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Cultural Competence for Coaches – Sunny Stout-Rostron

Shifting Perspectives

Successful management of today’s increasingly diverse workforce is one of the most important global challenges faced by political and corporate leaders. The move from homogeneous societies to heterogeneous cultures is an irreversible trend, and many of today’s organizational challenges stem from the inability of leaders to fully comprehend the dynamics of diversity and culture.

Their failure to dissociate themselves from their own biases and prejudices holds them back from giving free rein to the creativity and potential of a multicultural workforce. It is therefore important that business coaches working in a global marketplace understand diversity and develop an understanding of the multicultural issues facing leaders on a daily basis.

In the twenty-first century, there cannot be many places in the world that remain so culturally isolated or homogeneous that cultural diversity is not an issue. South Africa, where I currently live, in some ways offers a unique perspective from which to view the problems presented by diversity and the challenges it throws up for coaching. South Africa presents almost every possible diversity challenge. This can be extremely refreshing and stimulating as it exposes coaches to new ways of thinking and divergent ideas. However, given the fraught political history of South Africa, diversity can also present tremendous potential for conflict within both society and the workplace.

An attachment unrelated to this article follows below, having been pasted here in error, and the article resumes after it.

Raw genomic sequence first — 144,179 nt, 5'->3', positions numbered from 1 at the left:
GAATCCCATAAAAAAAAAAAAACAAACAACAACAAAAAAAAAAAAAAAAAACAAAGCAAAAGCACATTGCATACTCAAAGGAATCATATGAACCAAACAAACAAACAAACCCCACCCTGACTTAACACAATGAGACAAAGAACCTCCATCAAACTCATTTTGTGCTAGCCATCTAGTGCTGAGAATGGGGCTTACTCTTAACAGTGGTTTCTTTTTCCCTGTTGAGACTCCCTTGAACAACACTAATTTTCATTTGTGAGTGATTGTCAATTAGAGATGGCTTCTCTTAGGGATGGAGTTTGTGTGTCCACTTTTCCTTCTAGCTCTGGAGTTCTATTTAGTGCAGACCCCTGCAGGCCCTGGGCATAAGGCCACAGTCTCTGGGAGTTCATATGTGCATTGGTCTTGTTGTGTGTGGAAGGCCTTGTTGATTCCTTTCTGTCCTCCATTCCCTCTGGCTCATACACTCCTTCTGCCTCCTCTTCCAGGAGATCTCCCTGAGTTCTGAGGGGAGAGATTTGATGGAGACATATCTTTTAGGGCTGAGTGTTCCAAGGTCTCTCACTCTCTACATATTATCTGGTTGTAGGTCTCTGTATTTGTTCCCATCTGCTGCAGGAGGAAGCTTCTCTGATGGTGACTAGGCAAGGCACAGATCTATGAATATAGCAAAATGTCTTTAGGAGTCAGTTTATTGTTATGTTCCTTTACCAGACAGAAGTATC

Cultural competence in coaching

Cross-cultural research suggests that culture can influence leadership concepts. This is important for business coaches, because a better understanding of the interaction between leadership and culture can lead to more effective diversity management. Culture may be defined as a collective programming of the mind that shows in the values, symbols and rituals to which we hold fast (Hofstede 2001). Values may be defined as people’s aspirations of how things should be done, and beliefs as practices within the culture (Javidan and House 2001).